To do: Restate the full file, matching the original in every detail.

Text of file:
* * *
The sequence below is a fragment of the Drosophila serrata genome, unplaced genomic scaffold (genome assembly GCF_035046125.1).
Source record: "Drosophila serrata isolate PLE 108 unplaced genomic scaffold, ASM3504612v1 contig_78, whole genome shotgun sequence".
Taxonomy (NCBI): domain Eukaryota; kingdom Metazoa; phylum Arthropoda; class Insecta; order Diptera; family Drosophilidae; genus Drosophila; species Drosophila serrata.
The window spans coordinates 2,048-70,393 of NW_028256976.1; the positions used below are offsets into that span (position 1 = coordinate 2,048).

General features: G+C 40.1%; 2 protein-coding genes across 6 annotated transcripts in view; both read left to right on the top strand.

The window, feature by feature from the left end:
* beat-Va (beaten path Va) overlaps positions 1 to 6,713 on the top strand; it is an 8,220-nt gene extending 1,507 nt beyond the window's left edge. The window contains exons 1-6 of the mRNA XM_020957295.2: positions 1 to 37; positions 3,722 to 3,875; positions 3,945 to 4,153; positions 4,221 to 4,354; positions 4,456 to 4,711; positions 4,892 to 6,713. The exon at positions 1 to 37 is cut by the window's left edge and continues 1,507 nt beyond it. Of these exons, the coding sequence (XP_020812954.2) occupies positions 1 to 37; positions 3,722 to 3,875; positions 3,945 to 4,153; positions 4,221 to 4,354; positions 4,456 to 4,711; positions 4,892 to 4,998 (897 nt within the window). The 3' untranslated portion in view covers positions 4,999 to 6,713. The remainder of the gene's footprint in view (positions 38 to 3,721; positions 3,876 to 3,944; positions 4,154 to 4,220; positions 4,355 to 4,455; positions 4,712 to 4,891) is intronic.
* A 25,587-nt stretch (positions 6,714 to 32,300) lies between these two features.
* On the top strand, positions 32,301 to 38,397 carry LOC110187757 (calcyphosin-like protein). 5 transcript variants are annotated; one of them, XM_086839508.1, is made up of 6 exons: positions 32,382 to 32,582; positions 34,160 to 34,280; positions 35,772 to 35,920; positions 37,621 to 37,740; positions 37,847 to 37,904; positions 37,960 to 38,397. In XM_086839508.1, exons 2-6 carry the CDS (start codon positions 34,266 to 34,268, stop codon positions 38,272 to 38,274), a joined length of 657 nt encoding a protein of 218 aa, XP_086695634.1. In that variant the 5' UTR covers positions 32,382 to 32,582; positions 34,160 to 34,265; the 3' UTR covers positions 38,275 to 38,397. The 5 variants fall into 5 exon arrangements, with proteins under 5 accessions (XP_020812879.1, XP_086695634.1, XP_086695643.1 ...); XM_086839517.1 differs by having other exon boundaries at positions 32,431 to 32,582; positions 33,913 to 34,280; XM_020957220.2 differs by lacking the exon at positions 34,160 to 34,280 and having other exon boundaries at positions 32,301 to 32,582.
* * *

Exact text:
The sequence below is a fragment of the Drosophila serrata genome, unplaced genomic scaffold (genome assembly GCF_035046125.1).
Source record: "Drosophila serrata isolate PLE 108 unplaced genomic scaffold, ASM3504612v1 contig_78, whole genome shotgun sequence".
Taxonomy (NCBI): domain Eukaryota; kingdom Metazoa; phylum Arthropoda; class Insecta; order Diptera; family Drosophilidae; genus Drosophila; species Drosophila serrata.
The window spans coordinates 2,048-70,393 of NW_028256976.1; the positions used below are offsets into that span (position 1 = coordinate 2,048).

General features: G+C 40.1%; 2 protein-coding genes across 6 annotated transcripts in view; both read left to right on the top strand.

The window, feature by feature from the left end:
* beat-Va (beaten path Va) overlaps positions 1 to 6,713 on the top strand; it is an 8,220-nt gene extending 1,507 nt beyond the window's left edge. The window contains exons 1-6 of the mRNA XM_020957295.2: positions 1 to 37; positions 3,722 to 3,875; positions 3,945 to 4,153; positions 4,221 to 4,354; positions 4,456 to 4,711; positions 4,892 to 6,713. The exon at positions 1 to 37 is cut by the window's left edge and continues 1,507 nt beyond it. Of these exons, the coding sequence (XP_020812954.2) occupies positions 1 to 37; positions 3,722 to 3,875; positions 3,945 to 4,153; positions 4,221 to 4,354; positions 4,456 to 4,711; positions 4,892 to 4,998 (897 nt within the window). The 3' untranslated portion in view covers positions 4,999 to 6,713. The remainder of the gene's footprint in view (positions 38 to 3,721; positions 3,876 to 3,944; positions 4,154 to 4,220; positions 4,355 to 4,455; positions 4,712 to 4,891) is intronic.
* A 25,587-nt stretch (positions 6,714 to 32,300) lies between these two features.
* On the top strand, positions 32,301 to 38,397 carry LOC110187757 (calcyphosin-like protein). 5 transcript variants are annotated; one of them, XM_086839508.1, is made up of 6 exons: positions 32,382 to 32,582; positions 34,160 to 34,280; positions 35,772 to 35,920; positions 37,621 to 37,740; positions 37,847 to 37,904; positions 37,960 to 38,397. In XM_086839508.1, exons 2-6 carry the CDS (start codon positions 34,266 to 34,268, stop codon positions 38,272 to 38,274), a joined length of 657 nt encoding a protein of 218 aa, XP_086695634.1. In that variant the 5' UTR covers positions 32,382 to 32,582; positions 34,160 to 34,265; the 3' UTR covers positions 38,275 to 38,397. The 5 variants fall into 5 exon arrangements, with proteins under 5 accessions (XP_020812879.1, XP_086695634.1, XP_086695643.1 ...); XM_086839517.1 differs by having other exon boundaries at positions 32,431 to 32,582; positions 33,913 to 34,280; XM_020957220.2 differs by lacking the exon at positions 34,160 to 34,280 and having other exon boundaries at positions 32,301 to 32,582.